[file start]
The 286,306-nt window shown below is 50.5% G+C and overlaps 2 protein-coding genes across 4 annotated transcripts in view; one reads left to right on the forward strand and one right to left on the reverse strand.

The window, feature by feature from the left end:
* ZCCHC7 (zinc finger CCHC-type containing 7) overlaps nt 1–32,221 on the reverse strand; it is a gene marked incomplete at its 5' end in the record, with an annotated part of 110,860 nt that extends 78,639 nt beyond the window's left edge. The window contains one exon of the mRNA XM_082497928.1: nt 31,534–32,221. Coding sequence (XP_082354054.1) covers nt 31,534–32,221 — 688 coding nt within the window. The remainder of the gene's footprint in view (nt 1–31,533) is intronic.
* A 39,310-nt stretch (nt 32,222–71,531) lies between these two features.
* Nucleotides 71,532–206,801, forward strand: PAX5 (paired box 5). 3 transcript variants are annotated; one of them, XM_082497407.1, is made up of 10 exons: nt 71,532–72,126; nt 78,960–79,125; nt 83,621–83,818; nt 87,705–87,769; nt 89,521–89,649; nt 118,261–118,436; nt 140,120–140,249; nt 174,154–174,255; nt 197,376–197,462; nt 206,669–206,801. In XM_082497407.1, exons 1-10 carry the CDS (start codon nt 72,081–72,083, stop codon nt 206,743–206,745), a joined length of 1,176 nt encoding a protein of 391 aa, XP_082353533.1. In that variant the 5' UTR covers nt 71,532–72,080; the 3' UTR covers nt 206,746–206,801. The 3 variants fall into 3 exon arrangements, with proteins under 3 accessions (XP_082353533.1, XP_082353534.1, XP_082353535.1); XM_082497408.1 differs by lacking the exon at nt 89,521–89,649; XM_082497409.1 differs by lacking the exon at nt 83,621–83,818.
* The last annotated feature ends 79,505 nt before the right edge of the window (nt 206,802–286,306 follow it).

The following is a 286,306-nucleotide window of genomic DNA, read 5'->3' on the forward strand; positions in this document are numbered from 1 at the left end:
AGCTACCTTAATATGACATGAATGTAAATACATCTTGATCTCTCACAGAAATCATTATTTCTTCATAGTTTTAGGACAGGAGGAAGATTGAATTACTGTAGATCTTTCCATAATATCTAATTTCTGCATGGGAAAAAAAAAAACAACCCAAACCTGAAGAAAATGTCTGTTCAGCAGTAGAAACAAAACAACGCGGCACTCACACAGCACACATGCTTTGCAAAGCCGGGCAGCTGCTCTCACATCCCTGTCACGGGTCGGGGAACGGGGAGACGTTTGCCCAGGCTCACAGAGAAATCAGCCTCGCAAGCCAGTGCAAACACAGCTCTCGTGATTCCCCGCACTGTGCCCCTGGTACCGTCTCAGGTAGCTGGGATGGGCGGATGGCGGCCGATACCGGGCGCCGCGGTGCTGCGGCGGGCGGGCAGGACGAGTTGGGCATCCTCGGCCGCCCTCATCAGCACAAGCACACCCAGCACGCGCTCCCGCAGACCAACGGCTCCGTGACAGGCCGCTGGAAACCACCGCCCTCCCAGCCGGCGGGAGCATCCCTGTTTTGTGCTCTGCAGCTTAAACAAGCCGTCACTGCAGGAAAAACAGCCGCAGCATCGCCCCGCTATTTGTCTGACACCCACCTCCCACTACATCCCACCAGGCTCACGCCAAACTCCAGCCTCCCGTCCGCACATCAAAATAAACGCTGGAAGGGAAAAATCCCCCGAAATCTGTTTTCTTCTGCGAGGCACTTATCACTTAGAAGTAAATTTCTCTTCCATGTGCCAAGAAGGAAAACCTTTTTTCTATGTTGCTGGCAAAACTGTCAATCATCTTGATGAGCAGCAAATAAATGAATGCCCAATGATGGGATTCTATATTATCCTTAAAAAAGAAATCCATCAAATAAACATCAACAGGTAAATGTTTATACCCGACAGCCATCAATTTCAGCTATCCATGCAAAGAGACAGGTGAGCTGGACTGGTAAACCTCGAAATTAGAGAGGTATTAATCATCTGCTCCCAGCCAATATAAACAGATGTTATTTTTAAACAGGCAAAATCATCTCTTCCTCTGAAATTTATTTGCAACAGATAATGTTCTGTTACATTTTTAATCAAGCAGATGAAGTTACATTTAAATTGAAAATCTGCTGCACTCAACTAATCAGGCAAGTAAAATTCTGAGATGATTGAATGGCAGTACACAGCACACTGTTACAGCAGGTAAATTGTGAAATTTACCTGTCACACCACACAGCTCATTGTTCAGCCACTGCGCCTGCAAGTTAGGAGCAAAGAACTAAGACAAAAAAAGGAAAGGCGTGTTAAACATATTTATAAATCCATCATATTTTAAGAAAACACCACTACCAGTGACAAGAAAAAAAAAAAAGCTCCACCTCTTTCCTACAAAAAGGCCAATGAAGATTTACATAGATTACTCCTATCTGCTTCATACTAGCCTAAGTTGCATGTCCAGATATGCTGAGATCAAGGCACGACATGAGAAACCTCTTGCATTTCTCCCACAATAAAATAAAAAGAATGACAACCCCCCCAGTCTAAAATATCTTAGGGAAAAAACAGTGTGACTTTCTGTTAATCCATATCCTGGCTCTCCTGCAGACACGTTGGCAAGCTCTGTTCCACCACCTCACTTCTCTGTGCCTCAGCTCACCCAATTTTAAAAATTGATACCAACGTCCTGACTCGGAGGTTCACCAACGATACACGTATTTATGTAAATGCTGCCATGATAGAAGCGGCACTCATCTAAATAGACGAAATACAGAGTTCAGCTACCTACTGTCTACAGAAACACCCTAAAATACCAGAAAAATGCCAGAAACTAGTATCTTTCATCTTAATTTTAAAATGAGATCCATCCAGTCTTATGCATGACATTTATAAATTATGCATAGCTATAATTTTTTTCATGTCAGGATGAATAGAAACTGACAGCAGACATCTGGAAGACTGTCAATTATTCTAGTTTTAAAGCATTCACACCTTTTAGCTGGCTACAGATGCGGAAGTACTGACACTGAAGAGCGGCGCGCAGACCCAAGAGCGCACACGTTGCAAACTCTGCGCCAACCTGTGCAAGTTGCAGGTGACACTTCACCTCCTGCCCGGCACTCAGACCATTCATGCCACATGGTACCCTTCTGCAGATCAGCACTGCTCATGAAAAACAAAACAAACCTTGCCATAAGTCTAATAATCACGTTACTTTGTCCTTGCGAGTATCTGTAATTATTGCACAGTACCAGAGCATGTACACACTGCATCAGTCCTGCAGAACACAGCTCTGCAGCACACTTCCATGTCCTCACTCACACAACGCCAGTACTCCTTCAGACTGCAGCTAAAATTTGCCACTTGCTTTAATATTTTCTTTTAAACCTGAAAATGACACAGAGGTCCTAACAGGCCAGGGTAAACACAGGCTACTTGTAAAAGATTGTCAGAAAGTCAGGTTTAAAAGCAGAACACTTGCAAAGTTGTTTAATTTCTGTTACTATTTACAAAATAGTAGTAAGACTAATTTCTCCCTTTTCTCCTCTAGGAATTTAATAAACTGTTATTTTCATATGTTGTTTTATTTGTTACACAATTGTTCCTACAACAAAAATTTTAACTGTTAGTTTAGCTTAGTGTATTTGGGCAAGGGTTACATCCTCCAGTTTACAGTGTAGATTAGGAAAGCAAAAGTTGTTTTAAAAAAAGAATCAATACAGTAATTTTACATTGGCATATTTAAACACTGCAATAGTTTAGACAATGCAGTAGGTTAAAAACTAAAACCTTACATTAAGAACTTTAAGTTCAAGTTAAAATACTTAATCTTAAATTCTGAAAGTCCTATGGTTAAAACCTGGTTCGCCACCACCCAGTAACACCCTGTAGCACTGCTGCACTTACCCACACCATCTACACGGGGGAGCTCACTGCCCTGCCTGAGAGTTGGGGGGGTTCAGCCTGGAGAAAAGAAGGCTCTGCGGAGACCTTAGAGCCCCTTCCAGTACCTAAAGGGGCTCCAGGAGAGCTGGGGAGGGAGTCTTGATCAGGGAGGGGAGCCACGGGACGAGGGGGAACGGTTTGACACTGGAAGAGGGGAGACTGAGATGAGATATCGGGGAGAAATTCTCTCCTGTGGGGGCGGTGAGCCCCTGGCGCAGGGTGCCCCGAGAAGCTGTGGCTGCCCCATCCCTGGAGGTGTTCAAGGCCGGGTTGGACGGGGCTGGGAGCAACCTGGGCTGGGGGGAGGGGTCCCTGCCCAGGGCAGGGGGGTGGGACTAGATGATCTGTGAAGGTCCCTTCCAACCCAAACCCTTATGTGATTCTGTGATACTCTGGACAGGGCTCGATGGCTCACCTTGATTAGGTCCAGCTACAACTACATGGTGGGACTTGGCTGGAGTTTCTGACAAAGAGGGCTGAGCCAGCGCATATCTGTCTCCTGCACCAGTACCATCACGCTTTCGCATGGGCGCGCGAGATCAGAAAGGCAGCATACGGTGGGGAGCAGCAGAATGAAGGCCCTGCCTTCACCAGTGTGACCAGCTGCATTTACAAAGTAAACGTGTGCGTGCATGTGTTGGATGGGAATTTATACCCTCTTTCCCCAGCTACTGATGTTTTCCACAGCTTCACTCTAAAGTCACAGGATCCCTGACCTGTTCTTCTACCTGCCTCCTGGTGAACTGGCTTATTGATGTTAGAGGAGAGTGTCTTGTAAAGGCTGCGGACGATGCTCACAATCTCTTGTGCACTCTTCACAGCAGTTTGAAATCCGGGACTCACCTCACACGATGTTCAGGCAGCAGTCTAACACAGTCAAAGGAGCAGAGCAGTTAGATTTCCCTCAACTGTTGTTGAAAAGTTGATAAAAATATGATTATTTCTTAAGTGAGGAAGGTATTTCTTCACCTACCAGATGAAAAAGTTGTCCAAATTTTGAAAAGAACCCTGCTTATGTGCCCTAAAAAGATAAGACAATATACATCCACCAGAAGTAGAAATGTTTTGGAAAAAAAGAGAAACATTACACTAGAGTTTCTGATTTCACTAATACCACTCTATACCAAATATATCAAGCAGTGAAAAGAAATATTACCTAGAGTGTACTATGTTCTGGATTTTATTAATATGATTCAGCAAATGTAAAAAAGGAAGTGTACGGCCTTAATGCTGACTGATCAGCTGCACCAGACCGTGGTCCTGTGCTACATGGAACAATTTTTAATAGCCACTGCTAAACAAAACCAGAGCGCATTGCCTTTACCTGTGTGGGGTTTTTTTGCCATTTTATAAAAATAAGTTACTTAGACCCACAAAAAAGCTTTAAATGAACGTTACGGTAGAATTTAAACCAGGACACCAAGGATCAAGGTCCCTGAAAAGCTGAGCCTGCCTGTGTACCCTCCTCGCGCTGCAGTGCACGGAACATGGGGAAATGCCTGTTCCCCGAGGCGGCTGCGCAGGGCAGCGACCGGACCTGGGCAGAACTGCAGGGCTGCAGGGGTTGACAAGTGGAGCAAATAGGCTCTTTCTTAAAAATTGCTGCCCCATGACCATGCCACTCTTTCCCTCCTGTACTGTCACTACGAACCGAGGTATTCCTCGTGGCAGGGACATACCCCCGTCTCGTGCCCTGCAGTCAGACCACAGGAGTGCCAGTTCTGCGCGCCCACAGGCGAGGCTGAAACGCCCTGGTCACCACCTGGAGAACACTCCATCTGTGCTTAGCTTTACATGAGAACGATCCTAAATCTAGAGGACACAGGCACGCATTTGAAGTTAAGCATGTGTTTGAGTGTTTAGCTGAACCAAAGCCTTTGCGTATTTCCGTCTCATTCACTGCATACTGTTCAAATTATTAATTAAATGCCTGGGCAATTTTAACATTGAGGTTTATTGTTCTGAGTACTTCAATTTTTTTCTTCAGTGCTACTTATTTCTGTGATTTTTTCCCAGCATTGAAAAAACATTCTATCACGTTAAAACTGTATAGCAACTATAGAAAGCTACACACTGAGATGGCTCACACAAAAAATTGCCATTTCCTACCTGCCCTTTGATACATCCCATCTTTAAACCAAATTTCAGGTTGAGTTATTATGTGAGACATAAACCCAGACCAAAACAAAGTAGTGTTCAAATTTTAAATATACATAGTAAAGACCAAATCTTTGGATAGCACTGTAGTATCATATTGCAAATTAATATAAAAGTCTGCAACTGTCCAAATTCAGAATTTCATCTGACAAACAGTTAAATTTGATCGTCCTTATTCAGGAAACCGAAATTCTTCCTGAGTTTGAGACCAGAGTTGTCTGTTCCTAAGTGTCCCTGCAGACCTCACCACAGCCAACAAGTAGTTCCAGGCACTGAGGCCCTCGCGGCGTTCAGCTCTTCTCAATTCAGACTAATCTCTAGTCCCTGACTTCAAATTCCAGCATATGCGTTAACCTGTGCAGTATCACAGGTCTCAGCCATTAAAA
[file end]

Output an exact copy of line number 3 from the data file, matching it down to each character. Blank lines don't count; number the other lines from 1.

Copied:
* ZCCHC7 (zinc finger CCHC-type containing 7) overlaps nt 1–32,221 on the reverse strand; it is a gene marked incomplete at its 5' end in the record, with an annotated part of 110,860 nt that extends 78,639 nt beyond the window's left edge. The window contains one exon of the mRNA XM_082497928.1: nt 31,534–32,221. Coding sequence (XP_082354054.1) covers nt 31,534–32,221 — 688 coding nt within the window. The remainder of the gene's footprint in view (nt 1–31,533) is intronic.